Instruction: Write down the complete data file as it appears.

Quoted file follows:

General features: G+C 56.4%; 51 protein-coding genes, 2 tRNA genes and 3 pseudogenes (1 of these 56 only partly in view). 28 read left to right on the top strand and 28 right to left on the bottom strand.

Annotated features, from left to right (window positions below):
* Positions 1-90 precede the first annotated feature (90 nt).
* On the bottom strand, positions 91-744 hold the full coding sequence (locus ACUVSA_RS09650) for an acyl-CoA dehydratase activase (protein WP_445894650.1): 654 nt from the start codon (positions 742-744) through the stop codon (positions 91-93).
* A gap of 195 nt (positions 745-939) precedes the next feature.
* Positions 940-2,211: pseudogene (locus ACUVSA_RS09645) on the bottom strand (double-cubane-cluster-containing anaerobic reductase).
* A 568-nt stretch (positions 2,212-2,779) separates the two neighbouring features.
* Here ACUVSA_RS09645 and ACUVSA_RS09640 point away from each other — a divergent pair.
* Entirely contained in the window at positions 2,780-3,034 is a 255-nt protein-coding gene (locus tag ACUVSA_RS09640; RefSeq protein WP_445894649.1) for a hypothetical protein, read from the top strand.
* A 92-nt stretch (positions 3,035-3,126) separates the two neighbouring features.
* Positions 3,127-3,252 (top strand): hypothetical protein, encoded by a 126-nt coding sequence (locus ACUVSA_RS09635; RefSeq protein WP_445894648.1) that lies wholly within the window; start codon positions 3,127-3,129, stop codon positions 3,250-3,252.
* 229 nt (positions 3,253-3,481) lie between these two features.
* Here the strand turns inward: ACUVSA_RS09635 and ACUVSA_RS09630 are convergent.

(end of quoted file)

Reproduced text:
General features: G+C 56.4%; 51 protein-coding genes, 2 tRNA genes and 3 pseudogenes (1 of these 56 only partly in view). 28 read left to right on the top strand and 28 right to left on the bottom strand.

Annotated features, from left to right (window positions below):
* Positions 1-90 precede the first annotated feature (90 nt).
* On the bottom strand, positions 91-744 hold the full coding sequence (locus ACUVSA_RS09650) for an acyl-CoA dehydratase activase (protein WP_445894650.1): 654 nt from the start codon (positions 742-744) through the stop codon (positions 91-93).
* A gap of 195 nt (positions 745-939) precedes the next feature.
* Positions 940-2,211: pseudogene (locus ACUVSA_RS09645) on the bottom strand (double-cubane-cluster-containing anaerobic reductase).
* A 568-nt stretch (positions 2,212-2,779) separates the two neighbouring features.
* Here ACUVSA_RS09645 and ACUVSA_RS09640 point away from each other — a divergent pair.
* Entirely contained in the window at positions 2,780-3,034 is a 255-nt protein-coding gene (locus tag ACUVSA_RS09640; RefSeq protein WP_445894649.1) for a hypothetical protein, read from the top strand.
* A 92-nt stretch (positions 3,035-3,126) separates the two neighbouring features.
* Positions 3,127-3,252 (top strand): hypothetical protein, encoded by a 126-nt coding sequence (locus ACUVSA_RS09635; RefSeq protein WP_445894648.1) that lies wholly within the window; start codon positions 3,127-3,129, stop codon positions 3,250-3,252.
* 229 nt (positions 3,253-3,481) lie between these two features.
* Here the strand turns inward: ACUVSA_RS09635 and ACUVSA_RS09630 are convergent.